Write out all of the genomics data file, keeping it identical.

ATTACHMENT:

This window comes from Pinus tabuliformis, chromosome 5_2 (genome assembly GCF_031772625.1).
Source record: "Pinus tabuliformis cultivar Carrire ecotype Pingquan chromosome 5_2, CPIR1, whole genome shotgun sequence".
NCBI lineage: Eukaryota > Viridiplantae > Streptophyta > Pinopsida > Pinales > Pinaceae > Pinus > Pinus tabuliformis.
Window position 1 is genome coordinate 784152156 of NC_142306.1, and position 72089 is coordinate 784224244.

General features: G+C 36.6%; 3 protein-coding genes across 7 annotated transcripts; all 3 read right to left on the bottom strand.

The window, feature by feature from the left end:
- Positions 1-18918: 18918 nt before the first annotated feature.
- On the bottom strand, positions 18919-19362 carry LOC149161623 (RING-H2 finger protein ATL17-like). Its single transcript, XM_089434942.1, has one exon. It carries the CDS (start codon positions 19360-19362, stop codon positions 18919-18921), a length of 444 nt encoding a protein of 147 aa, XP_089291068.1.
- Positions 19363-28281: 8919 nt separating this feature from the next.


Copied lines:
This window comes from Pinus tabuliformis, chromosome 5_2 (genome assembly GCF_031772625.1).
Source record: "Pinus tabuliformis cultivar Carrire ecotype Pingquan chromosome 5_2, CPIR1, whole genome shotgun sequence".
NCBI lineage: Eukaryota > Viridiplantae > Streptophyta > Pinopsida > Pinales > Pinaceae > Pinus > Pinus tabuliformis.
Window position 1 is genome coordinate 784152156 of NC_142306.1, and position 72089 is coordinate 784224244.

General features: G+C 36.6%; 3 protein-coding genes across 7 annotated transcripts; all 3 read right to left on the bottom strand.

The window, feature by feature from the left end:
- Positions 1-18918: 18918 nt before the first annotated feature.
- On the bottom strand, positions 18919-19362 carry LOC149161623 (RING-H2 finger protein ATL17-like). Its single transcript, XM_089434942.1, has one exon. It carries the CDS (start codon positions 19360-19362, stop codon positions 18919-18921), a length of 444 nt encoding a protein of 147 aa, XP_089291068.1.
- Positions 19363-28281: 8919 nt separating this feature from the next.